Maninbo

Ko Un

Maninbo

Peace & War

Ko Un

TRANSLATED BY LEE SANG-WHA & BROTHER ANTHONY OF TAIZÉ

Publication Date : 25 Feb 2015

ISBN: 9781780372426

Pages: 65
Size :216 x 138mm
Rights: World

Poetry Book Society Recommended Translation

Ko Un has long been a living legend in Korea, both as a poet and as a person. Allen Ginsberg once wrote, 'Ko Un is a magnificent poet, combination of Buddhist cognoscente, passionate political libertarian, and naturalist historian.’

Maninbo (Ten Thousand Lives) is the title of a remarkable collection of poems by Ko Un, filling thirty volumes, a total of 4001 poems containing the names of 5600 people, which took 30 years to complete. Ko Un first conceived the idea while confined in a solitary cell upon his arrest in May 1980, the first volumes appeared in 1986, and the project was completed 25 years after publication began, in 2010.

Unsure whether he might be executed or not, he found his mind filling with memories of the people he had met or heard of during his life. Finally, he made a vow that, if he were released from prison, he would write poems about each of them. In part this would be a means of rescuing from oblivion countless lives that would otherwise be lost, and also it would serve to offer a vision of the history of Korea as it has been lived by its entire population through the centuries.

A selection from the first 10 volumes of Maninbo relating to Ko Un’s village childhood was published in the US in 2006 by Green Integer under the title Ten Thousand Lives. This edition is a selection from volumes 11 to 20, with the last half of the book focused on the sufferings of the Korean people during the Korean War.

Essentially narrative, each poem offers a brief glimpse of an individual’s life. Some span an entire existence, some relate a brief moment. Some are celebrations of remarkable lives, others recall terrible events and inhuman beings. Some poems are humorous, others are dark commemorations of unthinkable incidents. They span the whole of Korean history, from earliest pre-history to the present time.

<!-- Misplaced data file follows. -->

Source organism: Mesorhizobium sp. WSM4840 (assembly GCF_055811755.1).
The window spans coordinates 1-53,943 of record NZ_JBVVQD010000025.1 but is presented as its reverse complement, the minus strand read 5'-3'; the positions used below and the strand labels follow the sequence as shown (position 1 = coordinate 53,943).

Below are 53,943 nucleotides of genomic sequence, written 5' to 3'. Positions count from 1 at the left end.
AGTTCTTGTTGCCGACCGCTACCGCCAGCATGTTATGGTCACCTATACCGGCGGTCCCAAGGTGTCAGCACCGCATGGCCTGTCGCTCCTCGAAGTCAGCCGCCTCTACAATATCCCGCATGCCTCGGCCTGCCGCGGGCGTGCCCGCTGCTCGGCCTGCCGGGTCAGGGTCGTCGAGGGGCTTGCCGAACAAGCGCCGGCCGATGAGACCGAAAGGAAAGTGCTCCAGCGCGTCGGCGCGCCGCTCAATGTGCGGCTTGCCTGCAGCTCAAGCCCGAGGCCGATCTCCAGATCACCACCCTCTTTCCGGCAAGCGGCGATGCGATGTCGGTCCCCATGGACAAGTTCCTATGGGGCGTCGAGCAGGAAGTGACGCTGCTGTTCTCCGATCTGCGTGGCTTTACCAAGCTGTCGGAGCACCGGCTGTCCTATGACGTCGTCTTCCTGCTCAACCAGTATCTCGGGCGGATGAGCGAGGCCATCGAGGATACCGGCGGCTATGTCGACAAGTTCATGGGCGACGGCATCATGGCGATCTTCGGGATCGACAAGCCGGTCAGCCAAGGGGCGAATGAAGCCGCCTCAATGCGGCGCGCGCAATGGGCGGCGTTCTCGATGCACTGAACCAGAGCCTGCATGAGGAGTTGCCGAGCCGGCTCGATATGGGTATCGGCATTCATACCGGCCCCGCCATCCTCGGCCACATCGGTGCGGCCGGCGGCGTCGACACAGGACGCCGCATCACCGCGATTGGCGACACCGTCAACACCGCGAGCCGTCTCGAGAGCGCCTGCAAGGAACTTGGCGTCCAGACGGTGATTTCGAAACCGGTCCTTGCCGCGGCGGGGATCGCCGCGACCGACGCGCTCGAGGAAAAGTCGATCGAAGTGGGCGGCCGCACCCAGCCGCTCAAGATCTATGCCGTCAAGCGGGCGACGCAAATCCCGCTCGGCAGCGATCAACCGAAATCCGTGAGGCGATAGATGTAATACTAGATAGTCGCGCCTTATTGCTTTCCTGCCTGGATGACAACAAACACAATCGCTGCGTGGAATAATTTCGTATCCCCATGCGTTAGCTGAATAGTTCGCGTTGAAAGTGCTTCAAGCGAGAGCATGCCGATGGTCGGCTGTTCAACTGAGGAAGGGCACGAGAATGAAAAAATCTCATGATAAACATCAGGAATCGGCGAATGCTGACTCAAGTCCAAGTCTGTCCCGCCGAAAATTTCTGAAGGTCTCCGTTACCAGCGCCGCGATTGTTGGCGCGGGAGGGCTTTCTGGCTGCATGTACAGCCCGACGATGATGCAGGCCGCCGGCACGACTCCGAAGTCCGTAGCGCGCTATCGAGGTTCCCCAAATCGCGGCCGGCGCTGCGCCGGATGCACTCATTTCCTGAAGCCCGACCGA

'...this volume serves as a testimony, a monumental feat of remembrance memorializing the lives of ordinary people interrupted by extraordinary events.' - Dan Disney, World Literature Today

 

 

Ko Un live at Aldeburgh Poetry Festival

Ko Un launched First Person Sorrowful - the first UK edition of his poetry - at Aldeburgh Poetry Festival with translator Brother Anthony of Taizé in November 2012. In this video, he reads these poems followed by Brother Anthony the translations in English: 죽은 시인들과의 시간 (Time with Dead Poets), 햇볕 (Sunlight), 작은 노래 24편 중 (from 24 Songs), 그 속삭임 (The Whisper), 작은 노래 24편 중 (from 24 Little Songs), 만약 10년 30년 또는 60년 (Ten years, thirty years, or fifty years), 오늘이 하찮은 날일지라도 (Today may be a trivial day), 붉은 영산홍이 피어 있네 (Scarlet rhododendrons are in blossom), 일인칭은 슬프다 (First Person Sorrowful). The film ends with the finale of another Aldeburgh event at which Ko Un delighted the audience with his rendering of the traditional Korean folksong Miryang Arirang (밀양 아리랑). All the poems are taken from First Person Sorrowful, translated by Lee Sang-Wha and Brother Anthony of Taizé (Bloodaxe Books, 2012). In 2015 Bloodaxe published their translation of Ko Un’s Maninbo: Peace & War.


 

  

BOOKS BY Ko Un

First Person Sorrowful

Ko Un

First Person Sorrowful

Publication Date : 04 Nov 2012

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